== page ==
HomeTechnicalsystem restore is not able to create a restore point


system restore is not able to create a restore point — 9 Comments

  1. I had a similar case recently where the customers computer was showing all the signs of bad malware infestation. After removing 65 trojan files with superantispyware, I found that there’s a class of trojan which leaves regedit, Folder view options, and Taskbar disabled. You feel horribly powerless when none of those funcions is working. There seems no obvious way to restore them without a registry edit.

    Fortunately there’s a neat little free utility called RRT (Remove Restrictions) at http://www.sergiwa.com which, with one click, restores those functions. Works like magic off a floppy if need be.

    Maybe there’s another class of trojans which disables System Restore funcions. There might be a tool for restoring that, too.

  2. Beau71: It was one of the countless Vundo variants.

    Vundo seems to be a particularly “efficient” vehicle… its been around for a long time, yet it keeps evolving into nastier and more difficult to remove versions…

    There must be hundreds of different Vundo variants out there :-O

  3. I had this same problem a few years ago. It also manifested itself with dual icons in the control panel. Very strange. I ended up wiping the hard drive and reloading everything from scratch.

  4. No, MalwareBytes is not a great tool. It is no good at all for tough jobs like this one. FIrst of all, it requires to update itself and what if thetre is no net connection like this virus does?? AND.. this virus actually edits the registry to prevent certain executables.. the popular malware and anti-virus programs. Yep.. anything else will run… but the tools to fix this thing. Sure, there is internet connection in some cases… but the virus block access to the websites for anti-virus sites… like PCTOOLS.COM and MalwareBytes.. those websites are blocked along with umpteen others including windows update. For some reason Malwarebyte people didn’t think it would be good idea to publish a way to manually update it.. meaning let you download the update on another computer and thenupdate the installation on the target machine. So dont waste you time with malwarebytes. The one things I found that works is to download the windows Malicious Software Removal tool on another computer and bring it over and it does run… and cleans up the infection pretty darn good. But there is so much damage left behind. I tried the RRT mentioned earlier.. but it is garbage. I wasted my money on it..it is a scam.. won’t even run. It is disappointing none of the super geeks can tell us how to fix the WIndows Restore function.. it shouldn’t be hard to do once someone figures it out. But the main thing is.. the dud who said to try MalwareBytes is smoking something.. ain’t no good on this one folks…. and PCtools product sucks too and isn’t worth it.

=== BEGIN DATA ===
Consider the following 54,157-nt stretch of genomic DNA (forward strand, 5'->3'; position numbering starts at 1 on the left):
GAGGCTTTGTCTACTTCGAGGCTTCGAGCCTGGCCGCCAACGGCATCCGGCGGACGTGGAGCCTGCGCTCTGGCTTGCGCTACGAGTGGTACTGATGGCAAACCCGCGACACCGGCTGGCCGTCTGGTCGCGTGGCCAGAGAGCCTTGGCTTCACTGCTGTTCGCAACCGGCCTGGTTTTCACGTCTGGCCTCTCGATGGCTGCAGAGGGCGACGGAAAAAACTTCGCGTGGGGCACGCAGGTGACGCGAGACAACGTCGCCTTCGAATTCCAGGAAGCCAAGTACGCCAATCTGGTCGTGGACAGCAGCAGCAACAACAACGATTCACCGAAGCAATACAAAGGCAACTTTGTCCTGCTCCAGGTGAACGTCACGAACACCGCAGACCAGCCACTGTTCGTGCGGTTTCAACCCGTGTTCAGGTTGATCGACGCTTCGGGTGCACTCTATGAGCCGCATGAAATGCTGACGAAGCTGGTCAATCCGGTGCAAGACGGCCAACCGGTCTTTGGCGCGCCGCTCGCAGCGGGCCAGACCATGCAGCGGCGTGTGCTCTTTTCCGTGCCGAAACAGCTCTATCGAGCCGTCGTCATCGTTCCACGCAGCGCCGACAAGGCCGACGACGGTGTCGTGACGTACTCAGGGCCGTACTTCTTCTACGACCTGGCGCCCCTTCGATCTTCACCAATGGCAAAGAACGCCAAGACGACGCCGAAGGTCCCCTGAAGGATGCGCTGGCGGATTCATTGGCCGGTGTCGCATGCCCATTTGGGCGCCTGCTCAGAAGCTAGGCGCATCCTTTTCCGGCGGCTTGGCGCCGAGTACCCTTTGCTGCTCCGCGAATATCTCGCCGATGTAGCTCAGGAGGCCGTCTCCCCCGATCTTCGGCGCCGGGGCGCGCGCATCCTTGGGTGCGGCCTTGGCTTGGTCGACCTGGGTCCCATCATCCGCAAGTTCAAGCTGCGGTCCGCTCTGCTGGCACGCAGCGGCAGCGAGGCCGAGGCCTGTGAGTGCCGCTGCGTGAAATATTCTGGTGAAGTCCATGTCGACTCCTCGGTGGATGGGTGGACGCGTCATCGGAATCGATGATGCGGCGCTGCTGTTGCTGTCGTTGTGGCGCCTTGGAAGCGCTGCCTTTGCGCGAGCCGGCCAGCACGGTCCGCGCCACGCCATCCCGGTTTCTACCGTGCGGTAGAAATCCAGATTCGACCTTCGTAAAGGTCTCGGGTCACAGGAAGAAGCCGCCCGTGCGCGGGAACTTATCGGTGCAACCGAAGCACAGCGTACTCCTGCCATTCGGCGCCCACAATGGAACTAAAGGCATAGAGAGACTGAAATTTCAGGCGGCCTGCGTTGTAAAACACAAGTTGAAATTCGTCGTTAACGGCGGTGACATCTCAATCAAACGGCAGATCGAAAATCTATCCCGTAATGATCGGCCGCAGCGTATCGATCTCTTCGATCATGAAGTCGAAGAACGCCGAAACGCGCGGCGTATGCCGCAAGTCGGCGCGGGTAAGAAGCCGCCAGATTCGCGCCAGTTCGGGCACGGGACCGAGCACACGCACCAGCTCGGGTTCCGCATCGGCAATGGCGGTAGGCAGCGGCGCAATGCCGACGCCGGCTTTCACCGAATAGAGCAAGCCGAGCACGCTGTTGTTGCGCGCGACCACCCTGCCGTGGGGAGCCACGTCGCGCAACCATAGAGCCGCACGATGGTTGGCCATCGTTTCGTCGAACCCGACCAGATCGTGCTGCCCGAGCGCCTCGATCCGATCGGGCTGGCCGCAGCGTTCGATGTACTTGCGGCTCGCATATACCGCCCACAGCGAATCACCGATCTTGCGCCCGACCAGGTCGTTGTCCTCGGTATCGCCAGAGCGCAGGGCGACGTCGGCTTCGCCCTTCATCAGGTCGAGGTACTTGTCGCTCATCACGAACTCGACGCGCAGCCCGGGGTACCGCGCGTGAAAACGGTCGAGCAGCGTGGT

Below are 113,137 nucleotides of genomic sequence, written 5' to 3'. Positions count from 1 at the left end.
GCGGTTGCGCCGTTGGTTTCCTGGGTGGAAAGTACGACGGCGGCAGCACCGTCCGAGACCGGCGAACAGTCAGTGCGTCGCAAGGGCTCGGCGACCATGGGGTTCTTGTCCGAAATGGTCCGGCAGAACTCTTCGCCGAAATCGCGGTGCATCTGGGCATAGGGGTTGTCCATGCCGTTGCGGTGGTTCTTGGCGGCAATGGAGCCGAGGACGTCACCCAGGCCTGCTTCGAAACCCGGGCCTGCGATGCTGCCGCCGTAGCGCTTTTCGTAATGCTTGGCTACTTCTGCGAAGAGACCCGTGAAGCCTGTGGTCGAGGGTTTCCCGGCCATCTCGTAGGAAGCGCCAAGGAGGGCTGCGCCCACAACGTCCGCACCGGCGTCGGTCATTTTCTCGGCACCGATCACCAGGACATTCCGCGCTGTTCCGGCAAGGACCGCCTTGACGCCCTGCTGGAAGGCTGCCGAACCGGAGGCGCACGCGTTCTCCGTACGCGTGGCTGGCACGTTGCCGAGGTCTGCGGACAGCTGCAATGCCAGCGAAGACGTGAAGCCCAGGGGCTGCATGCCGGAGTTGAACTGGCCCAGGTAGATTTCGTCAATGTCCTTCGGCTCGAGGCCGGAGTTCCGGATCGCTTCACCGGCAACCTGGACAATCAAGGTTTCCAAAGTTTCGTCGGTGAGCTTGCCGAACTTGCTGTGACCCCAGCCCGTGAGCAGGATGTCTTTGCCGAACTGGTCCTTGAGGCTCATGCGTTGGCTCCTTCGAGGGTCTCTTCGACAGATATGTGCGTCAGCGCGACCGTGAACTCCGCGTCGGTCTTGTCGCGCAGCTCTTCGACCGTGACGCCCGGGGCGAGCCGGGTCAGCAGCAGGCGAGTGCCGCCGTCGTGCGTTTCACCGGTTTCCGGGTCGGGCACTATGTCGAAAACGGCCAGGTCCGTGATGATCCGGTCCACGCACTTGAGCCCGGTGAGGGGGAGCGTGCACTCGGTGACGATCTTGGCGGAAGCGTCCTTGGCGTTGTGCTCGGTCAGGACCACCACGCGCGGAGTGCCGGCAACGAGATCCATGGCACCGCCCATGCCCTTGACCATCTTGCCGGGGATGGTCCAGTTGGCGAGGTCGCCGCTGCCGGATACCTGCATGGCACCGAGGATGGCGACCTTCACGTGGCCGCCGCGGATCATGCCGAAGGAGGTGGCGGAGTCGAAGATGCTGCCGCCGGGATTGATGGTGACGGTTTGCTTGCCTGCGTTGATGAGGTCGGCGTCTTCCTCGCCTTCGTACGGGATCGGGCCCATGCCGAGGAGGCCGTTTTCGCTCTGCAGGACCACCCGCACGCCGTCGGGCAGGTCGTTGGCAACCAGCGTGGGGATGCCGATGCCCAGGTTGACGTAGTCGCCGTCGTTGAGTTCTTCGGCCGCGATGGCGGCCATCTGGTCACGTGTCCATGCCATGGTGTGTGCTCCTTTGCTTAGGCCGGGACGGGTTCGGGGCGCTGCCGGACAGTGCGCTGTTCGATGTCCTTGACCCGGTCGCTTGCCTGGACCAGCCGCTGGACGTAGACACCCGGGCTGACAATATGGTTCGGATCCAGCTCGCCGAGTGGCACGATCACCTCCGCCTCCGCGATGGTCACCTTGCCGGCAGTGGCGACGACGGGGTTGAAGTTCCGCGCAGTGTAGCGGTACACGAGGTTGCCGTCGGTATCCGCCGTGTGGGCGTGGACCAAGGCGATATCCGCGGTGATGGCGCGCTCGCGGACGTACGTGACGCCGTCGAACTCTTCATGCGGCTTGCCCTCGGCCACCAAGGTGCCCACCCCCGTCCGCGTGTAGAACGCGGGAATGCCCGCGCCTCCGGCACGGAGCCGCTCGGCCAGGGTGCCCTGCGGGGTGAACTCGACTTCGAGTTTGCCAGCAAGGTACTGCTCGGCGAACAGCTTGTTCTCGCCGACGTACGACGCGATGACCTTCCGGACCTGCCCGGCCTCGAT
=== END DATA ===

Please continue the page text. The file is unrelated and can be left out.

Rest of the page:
5. Jaybird says:

    “I tried the RRT mentioned earlier.. but it is garbage. I wasted my money on it..it is a scam.. won’t even run.”

    Must be a different RRT to the one I have. It’s free, and while it doesn’t profess to succeed in all cases, it’s worked on the few occasions I’ve tried it. It should only be used after the infection has been removed, to clear up some of the mess left behind. If it won’t run, presumably the computer is still infected by self-replicating malware.

    Malewarebytes is excellent for removing some of those difficult infections others won’t touch, provided of course you are aware of the limitations mentioned by Jaybird, which apply to practically all defences. Once the nasty is in, it puts a protective shell around itself by disabling database updates.

    So, yes, I’d agree that all those anti programs have limitations. Nevertheless, they are very effective if used in the way in which they are intended, and should not be written off as garbage. They are best used by hooking the bad hard drive into another clean computer, then scanning.

  6. Well I spent the last few hours trying to re-enable restore after AVG spotted some dodgy trojans just after a proggy install that didn’t seem to be working – I’d quit it. I followed all the stuff that’s been mentioned before from other places and it was only when I tried SUPERAntiSpyware that the problem was solved – I must admit I didn’t expect it to after a bunch of disappointments but it picked up 3 things the others didn’t, and now all seems well again. Oh and I was not able to download any antispyware software …(guess I wasn’t supposed to) – I grabbed ’em on another machine and moved ’em over but SAS did update online once installed.

    Nice article anyway – saved me more angst 😉